Home > Uncategorized > Sara Cannizzaro & Paul Cobley “Biosemiotics, Politics and Th. A. Sebeok’s Move from Linguistics to Semiotics”

Sara Cannizzaro & Paul Cobley “Biosemiotics, Politics and Th. A. Sebeok’s Move from Linguistics to Semiotics”

Cannizzaro, Sara; Cobley, Paul 2015. Biosemiotics, Politics and Th. A. Sebeok’s Move from Linguistics to Semiotics. – Velmezova, Ekaterina; Kull, Kalevi; Cowley, Stephen J. (eds). Biosemiotic Perspectives on Language and Linguistics. Berlin: Springer, 207-222.

The perspectives of the erstwhile “Soviet semiotics ”, which put verbal language at the basis of all communications and of the organisation of culture, was at risk of both glottocentrism and anthropomorphism. In light of the recognition that there is communication prior to verbal language, Sebeok recast Tartu-Moscow notion of modelling systems and observed that (verbal language) “is the modelling system the Soviet scholars call primary but which, in truth, is phylogenetically as well as ontogenetically secondary to the nonverbal”. (209-210)

[…] the primordial and overarching form of communication is nonverbal. Nonverbal communication characterizes all life, including a large part of human life. Although humans also utilize verbal communication, nonverbal communication is implicitly overlooked in many realms of human endeavour. In fact, as we signalled above, Sebeok holds that natural language “evolved as an adaptation; whereas speech developed out of language as a derivative exaptation”. (210)

Exaptation, here and also as Stephen J. Gould and Elisabeth S. Vrba discussed it, demonstrates that one should not assume that the current utility of a biological phenomenon is a result of natural selection. An exaptation may be desirable and potentially an enhancement of the capacity for survival; but that does not necessarily entail that it is indispensable for survival, nor that the phenomenon in question is the product of natural selection. (211)

[…] what exaptation demonstrates most strikingly in respect of human evolution is that the phenomenon often central to definitions of humanity – language – is, in the verbal forms that have provided the foundation for communication and culture, only beneficial in evolutionary terms at one remove or more, or even, perhaps, in various cases, not beneficial at all. The communicational forms that are often taken for granted in the human Umwelt and, sometimes, have been assumed to be the only portal through which humans can grasp life, are, in this account, merely the veneer of anthroposemiosis. (211)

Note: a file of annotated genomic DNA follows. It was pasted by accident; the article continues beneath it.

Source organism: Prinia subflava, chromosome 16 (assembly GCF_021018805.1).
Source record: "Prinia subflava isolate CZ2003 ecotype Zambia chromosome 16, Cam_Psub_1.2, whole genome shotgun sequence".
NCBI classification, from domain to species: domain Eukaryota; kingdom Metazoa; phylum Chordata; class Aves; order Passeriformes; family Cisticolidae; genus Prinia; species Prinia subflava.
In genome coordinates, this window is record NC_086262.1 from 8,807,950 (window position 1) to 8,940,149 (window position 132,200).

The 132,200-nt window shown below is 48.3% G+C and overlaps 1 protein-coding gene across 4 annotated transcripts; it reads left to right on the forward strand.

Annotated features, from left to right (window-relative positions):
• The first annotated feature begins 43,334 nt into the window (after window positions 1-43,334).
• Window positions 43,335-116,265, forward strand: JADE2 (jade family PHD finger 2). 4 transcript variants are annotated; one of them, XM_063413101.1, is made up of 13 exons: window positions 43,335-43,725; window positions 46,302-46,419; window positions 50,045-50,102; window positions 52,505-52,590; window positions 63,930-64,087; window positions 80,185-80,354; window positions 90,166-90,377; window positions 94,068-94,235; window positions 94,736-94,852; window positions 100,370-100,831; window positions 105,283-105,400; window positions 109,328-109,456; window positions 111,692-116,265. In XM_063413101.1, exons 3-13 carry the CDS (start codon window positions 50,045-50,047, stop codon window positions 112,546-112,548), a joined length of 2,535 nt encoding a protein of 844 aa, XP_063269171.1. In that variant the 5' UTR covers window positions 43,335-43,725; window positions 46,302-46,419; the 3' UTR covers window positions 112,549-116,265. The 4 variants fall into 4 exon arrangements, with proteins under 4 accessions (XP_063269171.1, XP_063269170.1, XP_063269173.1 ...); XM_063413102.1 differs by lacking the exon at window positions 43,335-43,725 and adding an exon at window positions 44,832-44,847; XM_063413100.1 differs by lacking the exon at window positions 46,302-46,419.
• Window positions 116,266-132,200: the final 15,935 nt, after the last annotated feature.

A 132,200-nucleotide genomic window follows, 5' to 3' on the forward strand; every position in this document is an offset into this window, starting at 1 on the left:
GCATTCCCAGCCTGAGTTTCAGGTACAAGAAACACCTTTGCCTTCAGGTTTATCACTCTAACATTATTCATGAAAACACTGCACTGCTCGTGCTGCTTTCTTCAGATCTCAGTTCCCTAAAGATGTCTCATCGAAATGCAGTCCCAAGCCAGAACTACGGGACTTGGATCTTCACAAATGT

Discovering that semiosis is politically charged in the polis is one thing; but conveniently forgetting that semiosis occurs and is built on the development of signs in realms far beyond the polis is considerably more “apolitical” and reactionary than attempting to assume a supposedly “neutral” transdisciplinary vantage point. (213)

“Representation” assumes that human semiosis is mind-dependent (ens rationis), constantly preventing humans from gaining anything other than a tantalising glimpse of the mind-independent ( ens reale) universe. Yet, as Deely is at pains to stress in the wake of Poinsot, the sign fluctuates between both forms of dependency according to context. One might add that implicit in the contextuality of the sign is the sharing of some parts of signhood across the world of humans, other animals and plants, the variegation of semiosis being so extensive that “representation” does not really come close to capturing it. (216)

Ideology, like “information” cannot be “resisted” because it is not something that is transferred or forced upon humans; it is instead the relation of meaning that emerges when humans interact with real objects in a cultural, physiological and environmental context. These three contextual levels, and not just the cultural-linguistic one, all play a part in framing the way in which ideology is constituted. (219)

Biosemiotics has sought to proceed, in a transdisciplinary mode, from a concept of semiosis as “global” and with its own contextual effectivities sustaining Umwelten, rather than assuming that signification can be graded according to measures of truth and falsity derived from cultural taxonomies. In short, biosemiotics’ reconfiguration of the polis consists of having bigger fish to fry than traditional political approaches that signal the tyrannies of language and pursue the representational paradigm. This is not a matter of biosemiotics simply drawing back and stating that local political struggles are somehow less significant than the bigger picture, as some advocates of environmental politics have done. Rather, it is a global view recognizing that every
semiosis, local and quotidian, is subject to relation and is therefore the object of politics. Central to the representational view and, for Deely, the key impediment of modern thought, is the inability to arrive at a coherent distinction between mind-dependent and mind-independent being. Relations create a public sphere in which there is room for freedom, but there is also the possibility of reaching an understanding of nature, likewise through relations. (220)

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